Close ‘wet markets’ to avoid viral plagues

wet market

People crowd to buy meat and fish at Khlong Toei wet market despite fears of the spread of coronavirus in Bangkok on April 14, 2020. 

Photo credit: Mladen Antonov | AFP

In the late fall of 2019, probably in a live-animal “wet market” in Wuhan, China, a strain of coronavirus previously hosted by animals made the leap to humans.

There are various theories on the intermediary species involved—snakes, bats or even the armadillo-like pangolin—have been implicated. Months later, a global pandemic triggered by that mutated virus had infected over 1.9 million, killed 115,000 and devastated economies.

Now, advocates in the animal rights and public health spheres are warning that an even worse outbreak could occur if wet markets aren’t shuttered for good.

China, especially, has a long history of selling live wildlife for food or medicinal reasons in urban wet markets. According to Humane Society International (HSI), after Covid-19 went global, international pressure forced China to temporarily ban the sale of wild animals for food in early March.

That is yet to become law, however, and wild animals used for other purposes—such as traditional medicine and some “farmed” wildlife—are not included in the ban, HSI notes.

But the current Covid-19 pandemic has illustrated just how deadly the wildlife trade can be, not just for the wild animals involved, but also for people throughout the world.

Consumption of wildlife

Covid-19 is the tipping point governments must not ignore.

In a white paper sent to governments worldwide, HSI has called for an immediate halt to the trade, transport and consumption of wildlife, which poses a risk of human disease outbreaks.

Scientists have long suspected the consumption by humans of animals normally found in the wild with human outbreaks of zoonotic (originating in animals) disease. These include severe acute respiratory syndrome (SARS), which emerged in China in 2003 and was thought to have begun when people consumed civets sold for meat.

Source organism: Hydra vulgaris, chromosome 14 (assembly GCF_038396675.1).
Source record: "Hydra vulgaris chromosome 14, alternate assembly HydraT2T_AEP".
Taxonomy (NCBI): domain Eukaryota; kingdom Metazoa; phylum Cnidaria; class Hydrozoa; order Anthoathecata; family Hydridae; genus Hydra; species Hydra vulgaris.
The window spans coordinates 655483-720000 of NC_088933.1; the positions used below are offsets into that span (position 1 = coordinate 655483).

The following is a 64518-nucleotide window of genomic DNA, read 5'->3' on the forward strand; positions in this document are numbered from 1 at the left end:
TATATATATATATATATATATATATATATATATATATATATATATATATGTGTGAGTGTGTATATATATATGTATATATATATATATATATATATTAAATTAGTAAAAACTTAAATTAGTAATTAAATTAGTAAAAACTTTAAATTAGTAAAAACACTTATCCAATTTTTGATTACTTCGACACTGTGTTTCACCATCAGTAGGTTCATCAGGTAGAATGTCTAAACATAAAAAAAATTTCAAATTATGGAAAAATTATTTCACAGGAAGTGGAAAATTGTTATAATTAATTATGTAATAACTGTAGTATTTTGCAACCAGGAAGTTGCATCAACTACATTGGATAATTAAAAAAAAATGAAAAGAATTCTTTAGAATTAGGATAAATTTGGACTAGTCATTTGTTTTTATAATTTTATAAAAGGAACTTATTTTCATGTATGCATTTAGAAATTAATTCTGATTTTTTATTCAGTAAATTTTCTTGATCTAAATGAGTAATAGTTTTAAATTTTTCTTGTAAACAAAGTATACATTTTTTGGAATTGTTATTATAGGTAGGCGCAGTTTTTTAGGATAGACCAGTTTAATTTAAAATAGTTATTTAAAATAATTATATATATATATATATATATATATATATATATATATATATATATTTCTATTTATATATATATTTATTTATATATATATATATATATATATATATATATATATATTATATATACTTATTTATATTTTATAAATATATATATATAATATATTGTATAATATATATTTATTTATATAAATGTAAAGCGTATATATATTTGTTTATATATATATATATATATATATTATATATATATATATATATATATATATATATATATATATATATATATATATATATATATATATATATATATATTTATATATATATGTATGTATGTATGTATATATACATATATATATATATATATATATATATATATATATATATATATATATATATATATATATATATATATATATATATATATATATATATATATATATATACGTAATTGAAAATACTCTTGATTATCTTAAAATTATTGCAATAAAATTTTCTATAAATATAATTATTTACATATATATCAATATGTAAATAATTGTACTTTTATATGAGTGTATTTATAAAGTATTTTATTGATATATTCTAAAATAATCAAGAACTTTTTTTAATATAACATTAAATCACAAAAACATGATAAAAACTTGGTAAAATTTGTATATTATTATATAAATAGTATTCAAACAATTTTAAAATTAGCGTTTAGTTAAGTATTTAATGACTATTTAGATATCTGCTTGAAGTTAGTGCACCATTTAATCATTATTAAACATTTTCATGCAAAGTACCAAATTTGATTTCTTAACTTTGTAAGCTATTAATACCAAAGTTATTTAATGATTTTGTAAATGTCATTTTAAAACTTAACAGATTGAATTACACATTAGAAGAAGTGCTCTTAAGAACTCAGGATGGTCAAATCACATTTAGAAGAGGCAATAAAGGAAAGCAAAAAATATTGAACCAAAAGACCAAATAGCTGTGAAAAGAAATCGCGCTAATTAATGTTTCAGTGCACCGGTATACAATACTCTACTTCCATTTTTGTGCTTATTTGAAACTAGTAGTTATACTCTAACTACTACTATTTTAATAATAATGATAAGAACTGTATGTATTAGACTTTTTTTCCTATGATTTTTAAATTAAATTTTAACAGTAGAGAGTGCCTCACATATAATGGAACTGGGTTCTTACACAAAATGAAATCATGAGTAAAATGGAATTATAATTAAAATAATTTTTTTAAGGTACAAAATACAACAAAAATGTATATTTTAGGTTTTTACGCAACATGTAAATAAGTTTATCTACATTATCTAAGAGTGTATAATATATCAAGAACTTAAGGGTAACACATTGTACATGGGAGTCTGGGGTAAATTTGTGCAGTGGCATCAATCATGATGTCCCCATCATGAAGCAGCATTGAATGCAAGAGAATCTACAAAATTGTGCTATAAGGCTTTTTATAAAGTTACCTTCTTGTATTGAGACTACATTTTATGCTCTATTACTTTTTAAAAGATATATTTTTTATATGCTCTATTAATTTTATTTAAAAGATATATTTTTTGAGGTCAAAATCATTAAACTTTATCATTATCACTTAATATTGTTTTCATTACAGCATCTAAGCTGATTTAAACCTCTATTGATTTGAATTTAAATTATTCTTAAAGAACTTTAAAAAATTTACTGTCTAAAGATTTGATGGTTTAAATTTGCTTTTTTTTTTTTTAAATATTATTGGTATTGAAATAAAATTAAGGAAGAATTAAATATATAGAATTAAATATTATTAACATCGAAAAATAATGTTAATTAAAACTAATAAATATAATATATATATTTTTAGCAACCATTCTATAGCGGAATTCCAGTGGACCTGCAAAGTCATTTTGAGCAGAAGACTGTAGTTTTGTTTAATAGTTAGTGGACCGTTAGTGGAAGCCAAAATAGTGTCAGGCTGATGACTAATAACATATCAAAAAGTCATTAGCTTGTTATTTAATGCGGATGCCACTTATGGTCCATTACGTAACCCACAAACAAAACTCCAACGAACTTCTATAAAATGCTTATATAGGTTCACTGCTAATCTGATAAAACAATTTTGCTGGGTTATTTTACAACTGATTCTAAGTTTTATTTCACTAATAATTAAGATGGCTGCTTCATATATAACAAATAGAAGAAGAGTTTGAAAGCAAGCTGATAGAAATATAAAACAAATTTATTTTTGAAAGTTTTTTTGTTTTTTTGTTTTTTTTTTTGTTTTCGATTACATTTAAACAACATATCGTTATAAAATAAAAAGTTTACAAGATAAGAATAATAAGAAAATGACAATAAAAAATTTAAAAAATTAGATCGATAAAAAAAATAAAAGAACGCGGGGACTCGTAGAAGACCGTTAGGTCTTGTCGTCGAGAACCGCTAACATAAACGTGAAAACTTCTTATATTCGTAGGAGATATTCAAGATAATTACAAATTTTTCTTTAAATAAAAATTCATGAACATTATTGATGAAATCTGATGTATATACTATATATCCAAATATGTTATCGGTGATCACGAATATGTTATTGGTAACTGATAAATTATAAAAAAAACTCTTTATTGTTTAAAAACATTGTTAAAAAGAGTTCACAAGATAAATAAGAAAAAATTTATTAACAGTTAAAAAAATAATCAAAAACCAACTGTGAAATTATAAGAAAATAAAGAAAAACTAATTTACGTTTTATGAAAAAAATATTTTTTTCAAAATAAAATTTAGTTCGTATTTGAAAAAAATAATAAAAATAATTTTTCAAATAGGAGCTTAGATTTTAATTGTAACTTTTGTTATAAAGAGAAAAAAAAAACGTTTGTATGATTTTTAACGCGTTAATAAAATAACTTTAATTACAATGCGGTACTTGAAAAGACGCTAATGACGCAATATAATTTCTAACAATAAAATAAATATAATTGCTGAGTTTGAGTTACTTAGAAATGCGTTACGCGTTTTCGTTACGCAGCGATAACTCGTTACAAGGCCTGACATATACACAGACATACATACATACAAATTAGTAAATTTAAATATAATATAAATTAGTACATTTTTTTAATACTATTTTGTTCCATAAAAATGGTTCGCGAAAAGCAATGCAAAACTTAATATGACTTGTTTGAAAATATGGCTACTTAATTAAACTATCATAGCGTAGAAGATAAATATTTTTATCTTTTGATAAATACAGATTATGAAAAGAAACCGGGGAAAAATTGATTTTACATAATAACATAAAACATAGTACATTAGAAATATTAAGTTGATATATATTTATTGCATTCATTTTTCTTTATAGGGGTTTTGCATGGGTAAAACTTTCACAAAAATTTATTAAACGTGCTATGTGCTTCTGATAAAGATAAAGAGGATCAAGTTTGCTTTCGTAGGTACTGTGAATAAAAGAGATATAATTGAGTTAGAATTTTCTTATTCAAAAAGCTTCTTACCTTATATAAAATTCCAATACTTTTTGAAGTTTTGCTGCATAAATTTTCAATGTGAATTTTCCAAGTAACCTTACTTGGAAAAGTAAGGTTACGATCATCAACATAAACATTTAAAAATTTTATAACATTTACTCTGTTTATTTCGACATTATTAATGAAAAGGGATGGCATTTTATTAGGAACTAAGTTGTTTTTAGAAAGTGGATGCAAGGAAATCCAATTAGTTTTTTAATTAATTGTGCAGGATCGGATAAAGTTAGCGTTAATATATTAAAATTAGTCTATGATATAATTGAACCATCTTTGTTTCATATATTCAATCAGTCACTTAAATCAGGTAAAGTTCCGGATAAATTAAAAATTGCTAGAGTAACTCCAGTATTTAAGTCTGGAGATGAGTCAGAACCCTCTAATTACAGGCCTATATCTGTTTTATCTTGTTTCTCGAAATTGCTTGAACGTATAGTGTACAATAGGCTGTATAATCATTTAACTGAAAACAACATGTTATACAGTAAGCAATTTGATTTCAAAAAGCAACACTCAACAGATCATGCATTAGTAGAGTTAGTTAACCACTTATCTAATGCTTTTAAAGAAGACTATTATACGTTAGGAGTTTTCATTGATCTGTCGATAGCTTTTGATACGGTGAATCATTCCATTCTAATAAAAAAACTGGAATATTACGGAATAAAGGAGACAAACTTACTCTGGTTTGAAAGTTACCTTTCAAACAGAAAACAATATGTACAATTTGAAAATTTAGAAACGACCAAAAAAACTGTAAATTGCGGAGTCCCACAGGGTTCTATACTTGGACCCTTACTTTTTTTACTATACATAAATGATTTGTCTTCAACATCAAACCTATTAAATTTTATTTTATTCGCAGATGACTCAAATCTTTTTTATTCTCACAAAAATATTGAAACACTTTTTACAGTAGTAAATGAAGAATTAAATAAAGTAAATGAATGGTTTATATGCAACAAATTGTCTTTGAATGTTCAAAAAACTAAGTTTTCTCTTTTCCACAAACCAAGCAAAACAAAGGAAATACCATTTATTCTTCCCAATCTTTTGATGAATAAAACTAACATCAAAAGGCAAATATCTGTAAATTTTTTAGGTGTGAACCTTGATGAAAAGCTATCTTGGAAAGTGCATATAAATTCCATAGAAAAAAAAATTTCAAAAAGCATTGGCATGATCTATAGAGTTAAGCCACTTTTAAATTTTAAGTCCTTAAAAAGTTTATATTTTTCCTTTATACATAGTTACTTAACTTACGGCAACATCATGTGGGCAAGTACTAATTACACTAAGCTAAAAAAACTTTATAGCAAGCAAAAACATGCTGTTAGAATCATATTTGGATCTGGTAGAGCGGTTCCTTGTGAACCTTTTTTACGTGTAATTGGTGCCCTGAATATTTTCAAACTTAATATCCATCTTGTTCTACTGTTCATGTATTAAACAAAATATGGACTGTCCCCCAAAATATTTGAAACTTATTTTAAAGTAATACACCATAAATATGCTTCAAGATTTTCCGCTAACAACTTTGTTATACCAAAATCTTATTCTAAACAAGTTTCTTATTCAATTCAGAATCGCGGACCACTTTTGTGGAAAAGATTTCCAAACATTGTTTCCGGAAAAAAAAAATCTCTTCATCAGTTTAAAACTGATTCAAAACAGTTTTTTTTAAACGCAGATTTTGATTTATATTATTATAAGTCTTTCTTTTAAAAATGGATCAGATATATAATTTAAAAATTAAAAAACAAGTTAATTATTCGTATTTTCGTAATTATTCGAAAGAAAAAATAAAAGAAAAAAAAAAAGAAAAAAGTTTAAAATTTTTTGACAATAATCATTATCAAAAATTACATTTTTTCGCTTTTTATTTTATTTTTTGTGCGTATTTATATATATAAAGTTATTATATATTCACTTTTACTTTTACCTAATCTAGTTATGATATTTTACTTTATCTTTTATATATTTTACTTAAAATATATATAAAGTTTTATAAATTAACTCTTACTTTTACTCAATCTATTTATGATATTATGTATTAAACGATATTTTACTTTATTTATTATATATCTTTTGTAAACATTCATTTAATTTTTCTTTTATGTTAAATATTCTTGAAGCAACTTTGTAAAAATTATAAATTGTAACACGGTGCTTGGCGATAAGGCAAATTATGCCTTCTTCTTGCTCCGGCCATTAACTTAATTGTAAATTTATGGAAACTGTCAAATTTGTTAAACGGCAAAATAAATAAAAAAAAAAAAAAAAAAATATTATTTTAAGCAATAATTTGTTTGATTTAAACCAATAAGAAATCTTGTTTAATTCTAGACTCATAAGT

Another outbreak involved Middle East respiratory syndrome, which originated in the Middle East in 2012 and was traced to bats, and then camels. Ebola and HIV are also thought to have had their origins in wildlife. According to HSI, an estimated 75 per cent of emerging infectious diseases in humans are spread from other animals.

To curb outbreaks, it is imperative that countries permanently ban the wildlife trade, including for medicine, fur and pets, with the stakes so high for global human health and wildlife protection, there is no place for complacency or half measures.

But across the world, and in Asia especially, wet markets continue to thrive. In such markets, wildlife of varying species are crowded together in unhygienic and stressful conditions. Many animals are slaughtered or sold as exotic pets, creating a perfect conduit for the transmission of zoonotic disease, HSI said.

Bats, especially, are known to harbour potentially dangerous viruses, including coronaviruses. But as HSI points out, bats are sold at markets in East and Southeast Asia, the Pacific Islands and Sub-Saharan Africa.

Wild birds, too, can pass along viruses: Wild bird markets in Vietnam have been linked with the emergence and spread of H5N1 avian (“bird”) flu, the advocacy group said.

Martha Oundo, Nairobi


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